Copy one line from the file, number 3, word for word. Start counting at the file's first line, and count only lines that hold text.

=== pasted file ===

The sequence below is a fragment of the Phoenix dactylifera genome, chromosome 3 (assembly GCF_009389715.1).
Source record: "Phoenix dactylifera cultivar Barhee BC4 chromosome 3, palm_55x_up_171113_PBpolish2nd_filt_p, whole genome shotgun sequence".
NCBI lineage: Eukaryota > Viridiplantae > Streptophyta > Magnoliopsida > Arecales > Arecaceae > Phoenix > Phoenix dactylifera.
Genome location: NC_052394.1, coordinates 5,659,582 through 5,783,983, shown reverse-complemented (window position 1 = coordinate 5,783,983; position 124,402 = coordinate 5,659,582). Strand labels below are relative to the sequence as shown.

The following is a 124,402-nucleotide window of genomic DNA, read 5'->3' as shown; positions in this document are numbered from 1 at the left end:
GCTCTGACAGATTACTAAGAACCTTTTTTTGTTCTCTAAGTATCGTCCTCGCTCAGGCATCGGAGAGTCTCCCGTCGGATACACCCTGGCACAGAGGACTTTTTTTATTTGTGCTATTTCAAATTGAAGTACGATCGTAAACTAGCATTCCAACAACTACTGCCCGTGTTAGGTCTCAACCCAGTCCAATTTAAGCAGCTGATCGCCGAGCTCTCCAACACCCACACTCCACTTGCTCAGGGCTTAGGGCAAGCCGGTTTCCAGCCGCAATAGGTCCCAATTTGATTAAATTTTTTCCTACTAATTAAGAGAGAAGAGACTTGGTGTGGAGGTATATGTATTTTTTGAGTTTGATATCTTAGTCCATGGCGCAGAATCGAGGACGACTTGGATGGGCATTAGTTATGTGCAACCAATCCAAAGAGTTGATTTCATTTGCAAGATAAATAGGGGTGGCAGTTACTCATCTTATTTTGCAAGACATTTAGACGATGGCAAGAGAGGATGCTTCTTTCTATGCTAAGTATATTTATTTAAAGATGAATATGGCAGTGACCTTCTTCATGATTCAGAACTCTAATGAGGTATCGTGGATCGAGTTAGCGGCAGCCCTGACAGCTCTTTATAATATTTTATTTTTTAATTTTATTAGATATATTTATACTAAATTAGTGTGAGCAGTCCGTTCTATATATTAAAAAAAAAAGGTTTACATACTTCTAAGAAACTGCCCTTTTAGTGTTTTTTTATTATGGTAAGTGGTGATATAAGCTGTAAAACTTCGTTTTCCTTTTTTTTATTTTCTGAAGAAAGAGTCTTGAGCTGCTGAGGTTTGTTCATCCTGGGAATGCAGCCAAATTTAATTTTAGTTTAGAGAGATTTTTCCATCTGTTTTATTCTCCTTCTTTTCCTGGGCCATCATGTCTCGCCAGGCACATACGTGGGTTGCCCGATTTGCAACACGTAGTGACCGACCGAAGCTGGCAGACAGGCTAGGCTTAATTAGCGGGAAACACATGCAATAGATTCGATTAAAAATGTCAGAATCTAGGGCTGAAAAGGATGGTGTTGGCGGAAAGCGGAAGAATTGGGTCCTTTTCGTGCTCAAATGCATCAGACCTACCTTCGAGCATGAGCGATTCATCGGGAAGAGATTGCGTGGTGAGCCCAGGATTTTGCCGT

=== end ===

NCBI lineage: Eukaryota > Viridiplantae > Streptophyta > Magnoliopsida > Arecales > Arecaceae > Phoenix > Phoenix dactylifera.